In this serial and cross-sectional study we analyzed data from the National Inpatient Sample (NIS), a product of the Healthcare Cost and Utilization Project (HCUP) sponsored by the Agency for Healthcare Research and Quality [18]. This dataset is large and publicly available; this US database, consists of information on all-payer inpatient care of more than 7 million hospital stays.

Our analysis included the NIS dataset from 2008 to 2017. We applied survey weights and adjustments to provide the annual national population estimates. Our population of interest comprised adult patients more than 18 years old who had been diagnosed with cervical cancer. Patients with cervical cancer as the principal diagnosis and who were admitted to receive PC were identified using the International Classification of Diseases, Ninth and Tenth Revision, Clinical Modification (ICD-9-CM and ICD-10-CM) codes for cervical cancer (Supplementary Table 1). Data regarding these patient characteristics were evaluated: age, race (White, Black, Hispanic, Asian/Pacific Islander, and Native Americans/Others), payer source (private insurance, Medicare, Medicaid, and uninsured), number of comorbidity diagnoses, severity of illness based on the all-patient refined diagnosis-related group (APR-DRG), and median household income estimated from zip code information. Medicaid is a federal or state-funded program that covers health care for low-income individuals and families while Medicare covers the elderly and disabilities. APR-DRG is a classification system of subdividing patients using the reason of admission, the severity of illness, and risk of mortality. Furthermore, data on these hospital characteristics were evaluated: regional information, location, teaching status, and bed size.

Anonymized and de-identified information for participants in the NIS database was used for all analyses; therefore, institutional review board approval was waived by the University of Nevada, Las Vegas.

2.2 Variables of interest

The main outcomes were the proportion of patients with cervical cancer who received PC consultation and underwent LSP by year. Patients with PC were defined as having had an “encounter for PC” (V66.7; ICD-9-CM, Z51.5; ICD-10-CM) and/or “other specified counseling” (V65.49; ICD-9-CM, Z71.89; ICD-10-CM). Life- sustaining procedures were defined as intubation, mechanical ventilation, non-invasive ventilation, infusion of vasopressor or intravascular pressure measurement, enteral or parenteral infusion of concentrated nutrition, cardiopulmonary resuscitation, blood transfusion, and hemodialysis (Supplementary Table 1).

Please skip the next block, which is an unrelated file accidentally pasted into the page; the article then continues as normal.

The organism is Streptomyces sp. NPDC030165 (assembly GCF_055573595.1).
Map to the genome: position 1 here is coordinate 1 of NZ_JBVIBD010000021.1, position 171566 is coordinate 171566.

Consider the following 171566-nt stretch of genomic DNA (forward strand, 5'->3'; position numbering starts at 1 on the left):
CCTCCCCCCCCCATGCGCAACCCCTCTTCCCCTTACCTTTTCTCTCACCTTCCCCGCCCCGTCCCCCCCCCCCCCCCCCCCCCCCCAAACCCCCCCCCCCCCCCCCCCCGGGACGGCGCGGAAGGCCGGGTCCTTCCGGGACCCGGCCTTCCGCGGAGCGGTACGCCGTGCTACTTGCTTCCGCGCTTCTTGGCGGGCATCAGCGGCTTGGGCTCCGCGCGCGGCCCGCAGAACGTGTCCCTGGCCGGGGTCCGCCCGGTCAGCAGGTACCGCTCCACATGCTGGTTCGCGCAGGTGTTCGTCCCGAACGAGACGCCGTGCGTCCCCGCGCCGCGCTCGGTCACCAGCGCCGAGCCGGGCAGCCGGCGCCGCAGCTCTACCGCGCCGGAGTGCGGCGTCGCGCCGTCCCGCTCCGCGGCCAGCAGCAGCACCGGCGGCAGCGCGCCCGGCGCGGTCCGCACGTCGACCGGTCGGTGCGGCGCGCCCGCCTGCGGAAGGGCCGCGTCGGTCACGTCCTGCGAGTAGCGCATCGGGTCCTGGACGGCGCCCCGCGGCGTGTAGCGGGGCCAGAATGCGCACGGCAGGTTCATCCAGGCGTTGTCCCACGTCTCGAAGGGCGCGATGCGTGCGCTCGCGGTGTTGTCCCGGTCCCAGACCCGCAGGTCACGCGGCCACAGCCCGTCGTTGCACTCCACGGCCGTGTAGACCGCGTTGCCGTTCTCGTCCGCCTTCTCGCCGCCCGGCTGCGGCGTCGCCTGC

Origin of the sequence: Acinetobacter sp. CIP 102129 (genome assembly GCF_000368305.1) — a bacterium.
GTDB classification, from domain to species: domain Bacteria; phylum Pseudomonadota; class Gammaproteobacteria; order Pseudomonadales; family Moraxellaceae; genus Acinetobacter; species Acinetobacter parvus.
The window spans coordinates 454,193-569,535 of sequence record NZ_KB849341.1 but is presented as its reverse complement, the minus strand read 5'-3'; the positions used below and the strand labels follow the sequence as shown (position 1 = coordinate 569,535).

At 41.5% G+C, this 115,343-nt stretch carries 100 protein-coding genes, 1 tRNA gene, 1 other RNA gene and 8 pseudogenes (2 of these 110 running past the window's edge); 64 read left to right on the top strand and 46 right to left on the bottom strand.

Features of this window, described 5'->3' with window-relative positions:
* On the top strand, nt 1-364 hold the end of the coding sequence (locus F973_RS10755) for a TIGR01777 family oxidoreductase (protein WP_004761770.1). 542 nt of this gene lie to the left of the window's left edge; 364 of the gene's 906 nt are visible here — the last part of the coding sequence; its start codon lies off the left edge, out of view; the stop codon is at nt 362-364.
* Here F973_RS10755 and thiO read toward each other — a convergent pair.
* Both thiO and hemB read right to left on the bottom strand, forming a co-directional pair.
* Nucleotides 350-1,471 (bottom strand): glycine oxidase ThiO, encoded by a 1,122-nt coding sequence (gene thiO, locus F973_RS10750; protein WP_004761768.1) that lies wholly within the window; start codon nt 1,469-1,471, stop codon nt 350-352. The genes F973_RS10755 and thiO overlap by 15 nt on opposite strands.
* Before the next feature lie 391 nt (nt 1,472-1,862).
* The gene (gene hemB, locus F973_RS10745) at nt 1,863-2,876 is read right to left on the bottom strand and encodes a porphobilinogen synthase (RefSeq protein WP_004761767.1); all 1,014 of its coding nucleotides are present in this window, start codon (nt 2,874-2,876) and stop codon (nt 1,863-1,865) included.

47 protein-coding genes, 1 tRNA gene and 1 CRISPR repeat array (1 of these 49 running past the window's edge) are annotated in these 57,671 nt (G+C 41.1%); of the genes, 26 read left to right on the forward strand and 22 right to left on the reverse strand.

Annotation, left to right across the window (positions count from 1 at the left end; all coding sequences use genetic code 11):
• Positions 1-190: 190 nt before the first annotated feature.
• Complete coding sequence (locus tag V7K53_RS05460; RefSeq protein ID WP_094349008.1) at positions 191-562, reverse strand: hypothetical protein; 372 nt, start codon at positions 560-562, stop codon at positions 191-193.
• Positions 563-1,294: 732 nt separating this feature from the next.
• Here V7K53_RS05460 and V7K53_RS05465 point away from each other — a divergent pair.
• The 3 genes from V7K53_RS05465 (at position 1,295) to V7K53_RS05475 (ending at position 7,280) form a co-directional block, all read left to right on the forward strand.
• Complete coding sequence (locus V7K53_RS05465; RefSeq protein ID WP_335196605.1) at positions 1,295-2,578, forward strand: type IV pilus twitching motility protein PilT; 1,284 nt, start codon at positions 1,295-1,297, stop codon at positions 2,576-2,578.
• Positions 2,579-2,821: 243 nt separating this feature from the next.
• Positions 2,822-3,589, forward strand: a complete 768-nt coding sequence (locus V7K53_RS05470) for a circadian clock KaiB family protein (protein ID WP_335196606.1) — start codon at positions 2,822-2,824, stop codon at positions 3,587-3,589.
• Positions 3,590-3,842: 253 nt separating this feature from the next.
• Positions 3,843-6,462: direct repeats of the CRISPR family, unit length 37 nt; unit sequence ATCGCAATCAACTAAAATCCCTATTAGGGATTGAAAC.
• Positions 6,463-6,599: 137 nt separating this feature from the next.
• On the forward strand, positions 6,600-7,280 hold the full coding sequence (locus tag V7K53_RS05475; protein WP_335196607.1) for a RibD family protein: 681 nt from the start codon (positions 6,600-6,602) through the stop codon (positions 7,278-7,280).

2.3 Statistical analysis

We used the compound annual growth rate (CAGR) to quantify PC and LSP trends, and its statistical significance was tested using the trend regression analysis. CAGR is the mean annual growth rate of and investment over a certain period. Multivariable logistic regression analysis was performed to find factors associated with PC consultation and factors associated with LSP in patients with cervical cancer who had PC. All analyses were performed using SAS statistical software version 9.4 (SAS Institute Inc, Cary, NC, USA). All reported p values were 2-tailed, and a p value < 0.05 was considered statistically significant.

3. Results
3.1 Descriptive data analysis of patients and associated factors

Table 1 shows the characteristics of 52,124 patients who were admitted with a principal diagnosis of cervical cancer. The average patient age was 52.4 years with a standard deviation (SD) of 14.7 years. The most common age groups were the 40s and 50s (24.8% and 24.1%, respectively). The primary payer for 34.0%, 31.8%, and 24.4% of patients was Medicaid, private insurance, and Medicare, respectively. Additionally, 7.5% of patients received PC consultation, and 5.8% of patients underwent LSP. The hospitals admitting patients with cervical cancer were most often those with large numbers of beds located in rural areas of the Midwest region.